A synthetic DNA-binding inhibitor of SOX2 guides human induced pluripotent stem cells to differentiate into mesoderm

Authors: Junichi Taniguchi, Ganesh N. Pandian, Takuya Hidaka, Kaori Hashiya, Toshikazu Bando, Kyeong Kyu Kim, Hiroshi Sugiyama


Targeted differentiation of human induced pluripotent stem cells (hiPSCs) using only chemicals would have value-added clinical potential in the regeneration of complex cell types including cardiomyocytes. Despite the availability of several chemical inhibitors targeting proteins involved in signaling pathways, no bioactive synthetic DNA-binding inhibitors, targeting key cell fate-controlling genes such as SOX2, are yet available. Here, we demonstrate a novel DNA-based chemical approach to guide the differentiation of hiPSCs using pyrrole–imidazole polyamides (PIPs), which are sequence-selective DNA-binding synthetic molecules. Harnessing knowledge about key transcriptional changes during the induction of cardiomyocyte, we developed a DNA-binding inhibitor termed PIP-S2, targeting the 5′-CTTTGTT-3′ and demonstrated that inhibition of SOX2–DNA interaction by PIP-S2 triggers the mesoderm induction in hiPSCs. Genome-wide gene expression analyses revealed that PIP-S2 induced mesoderm by targeted alterations in SOX2-associated gene regulatory networks. Also, employment of PIP-S2 along with a Wnt/β-catenin inhibitor successfully generated spontaneously contracting cardiomyocytes, validating our concept that DNA-binding inhibitors could drive the directed differentiation of hiPSCs. Because PIPs can be fine-tuned to target specific DNA sequences, our DNA-based approach could be expanded to target and regulate key transcription factors specifically associated with desired cell types.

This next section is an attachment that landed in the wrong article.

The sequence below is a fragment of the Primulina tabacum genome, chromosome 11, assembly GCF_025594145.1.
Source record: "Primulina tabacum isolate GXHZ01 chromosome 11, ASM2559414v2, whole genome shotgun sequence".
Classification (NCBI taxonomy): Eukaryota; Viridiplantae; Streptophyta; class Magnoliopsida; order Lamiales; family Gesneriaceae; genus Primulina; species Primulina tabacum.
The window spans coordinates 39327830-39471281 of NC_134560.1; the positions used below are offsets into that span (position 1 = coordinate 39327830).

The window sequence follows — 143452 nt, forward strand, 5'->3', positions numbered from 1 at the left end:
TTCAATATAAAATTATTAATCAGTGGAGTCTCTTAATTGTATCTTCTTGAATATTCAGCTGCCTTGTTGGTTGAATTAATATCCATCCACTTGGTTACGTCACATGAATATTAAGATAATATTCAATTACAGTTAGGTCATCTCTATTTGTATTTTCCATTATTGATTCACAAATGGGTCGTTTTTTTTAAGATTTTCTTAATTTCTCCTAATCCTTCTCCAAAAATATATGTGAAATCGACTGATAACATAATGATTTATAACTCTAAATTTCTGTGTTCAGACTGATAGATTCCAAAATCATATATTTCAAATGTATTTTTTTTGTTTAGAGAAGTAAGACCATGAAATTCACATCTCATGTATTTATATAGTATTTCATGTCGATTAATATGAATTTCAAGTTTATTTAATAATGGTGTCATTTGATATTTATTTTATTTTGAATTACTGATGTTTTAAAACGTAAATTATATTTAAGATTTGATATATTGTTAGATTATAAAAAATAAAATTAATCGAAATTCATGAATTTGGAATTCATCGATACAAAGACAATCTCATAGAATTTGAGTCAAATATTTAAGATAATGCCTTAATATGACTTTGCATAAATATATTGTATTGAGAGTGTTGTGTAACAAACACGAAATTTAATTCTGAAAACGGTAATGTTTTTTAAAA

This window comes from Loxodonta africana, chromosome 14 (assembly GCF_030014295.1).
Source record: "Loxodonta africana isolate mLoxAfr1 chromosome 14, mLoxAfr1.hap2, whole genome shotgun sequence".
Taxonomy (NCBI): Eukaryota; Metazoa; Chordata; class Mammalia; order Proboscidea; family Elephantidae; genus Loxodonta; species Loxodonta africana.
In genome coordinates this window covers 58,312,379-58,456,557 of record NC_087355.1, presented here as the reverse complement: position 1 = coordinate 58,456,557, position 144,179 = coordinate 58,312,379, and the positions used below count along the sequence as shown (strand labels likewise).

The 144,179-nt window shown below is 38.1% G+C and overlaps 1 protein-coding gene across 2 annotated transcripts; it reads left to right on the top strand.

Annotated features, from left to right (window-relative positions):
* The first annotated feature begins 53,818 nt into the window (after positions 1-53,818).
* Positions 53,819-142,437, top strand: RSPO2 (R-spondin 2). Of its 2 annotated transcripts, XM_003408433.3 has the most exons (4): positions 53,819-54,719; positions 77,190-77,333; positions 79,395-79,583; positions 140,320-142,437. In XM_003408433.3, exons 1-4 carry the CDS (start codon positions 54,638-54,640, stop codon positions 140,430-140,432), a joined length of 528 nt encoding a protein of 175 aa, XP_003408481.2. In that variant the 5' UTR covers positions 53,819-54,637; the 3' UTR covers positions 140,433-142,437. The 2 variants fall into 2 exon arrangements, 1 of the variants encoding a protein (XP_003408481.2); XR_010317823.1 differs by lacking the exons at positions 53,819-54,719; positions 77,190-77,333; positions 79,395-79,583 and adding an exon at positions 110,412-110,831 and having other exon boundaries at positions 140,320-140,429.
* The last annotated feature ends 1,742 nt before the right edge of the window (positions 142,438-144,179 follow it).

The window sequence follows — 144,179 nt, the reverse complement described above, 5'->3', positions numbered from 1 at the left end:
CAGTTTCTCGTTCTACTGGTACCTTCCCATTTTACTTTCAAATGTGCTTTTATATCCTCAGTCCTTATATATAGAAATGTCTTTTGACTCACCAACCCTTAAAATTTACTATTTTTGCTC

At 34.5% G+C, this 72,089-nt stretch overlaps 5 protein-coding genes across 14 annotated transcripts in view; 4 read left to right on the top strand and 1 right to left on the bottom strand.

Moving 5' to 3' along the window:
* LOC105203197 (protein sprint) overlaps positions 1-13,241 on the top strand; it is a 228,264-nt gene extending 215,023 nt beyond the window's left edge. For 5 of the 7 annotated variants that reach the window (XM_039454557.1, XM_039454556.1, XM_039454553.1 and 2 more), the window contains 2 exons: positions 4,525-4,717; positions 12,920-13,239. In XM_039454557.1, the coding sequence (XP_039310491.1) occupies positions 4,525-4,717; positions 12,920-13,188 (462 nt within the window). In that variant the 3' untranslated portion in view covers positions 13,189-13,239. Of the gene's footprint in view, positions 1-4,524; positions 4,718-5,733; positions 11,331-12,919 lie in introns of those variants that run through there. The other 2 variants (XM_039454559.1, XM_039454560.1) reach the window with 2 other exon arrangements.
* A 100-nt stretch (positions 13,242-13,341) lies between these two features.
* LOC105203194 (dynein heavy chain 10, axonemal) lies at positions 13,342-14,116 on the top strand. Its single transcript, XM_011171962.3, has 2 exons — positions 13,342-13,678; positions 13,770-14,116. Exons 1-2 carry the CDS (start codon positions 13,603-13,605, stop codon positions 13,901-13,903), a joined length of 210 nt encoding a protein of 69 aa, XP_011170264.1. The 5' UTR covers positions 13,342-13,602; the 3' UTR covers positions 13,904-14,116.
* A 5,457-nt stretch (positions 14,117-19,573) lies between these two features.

Source: Nucleic Acids Research, 2017; 45 (16): 9219